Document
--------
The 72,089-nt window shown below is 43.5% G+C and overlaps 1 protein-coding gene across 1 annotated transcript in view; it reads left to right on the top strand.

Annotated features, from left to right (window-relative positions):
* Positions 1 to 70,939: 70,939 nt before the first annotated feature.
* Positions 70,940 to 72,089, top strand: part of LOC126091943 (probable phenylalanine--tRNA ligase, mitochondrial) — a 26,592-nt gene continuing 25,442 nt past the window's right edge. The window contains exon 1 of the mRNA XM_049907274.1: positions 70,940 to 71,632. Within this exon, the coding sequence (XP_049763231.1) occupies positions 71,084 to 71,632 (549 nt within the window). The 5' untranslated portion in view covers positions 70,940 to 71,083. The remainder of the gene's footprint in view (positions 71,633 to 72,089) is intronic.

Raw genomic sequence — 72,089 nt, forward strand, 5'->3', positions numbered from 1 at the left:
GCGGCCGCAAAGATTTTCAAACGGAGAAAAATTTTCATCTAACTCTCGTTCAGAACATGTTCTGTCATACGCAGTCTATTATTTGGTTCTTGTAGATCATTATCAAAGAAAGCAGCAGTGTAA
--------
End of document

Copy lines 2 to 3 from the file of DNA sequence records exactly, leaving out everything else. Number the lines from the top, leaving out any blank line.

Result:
Annotated features, from left to right (window-relative positions):
* Positions 1 to 70,939: 70,939 nt before the first annotated feature.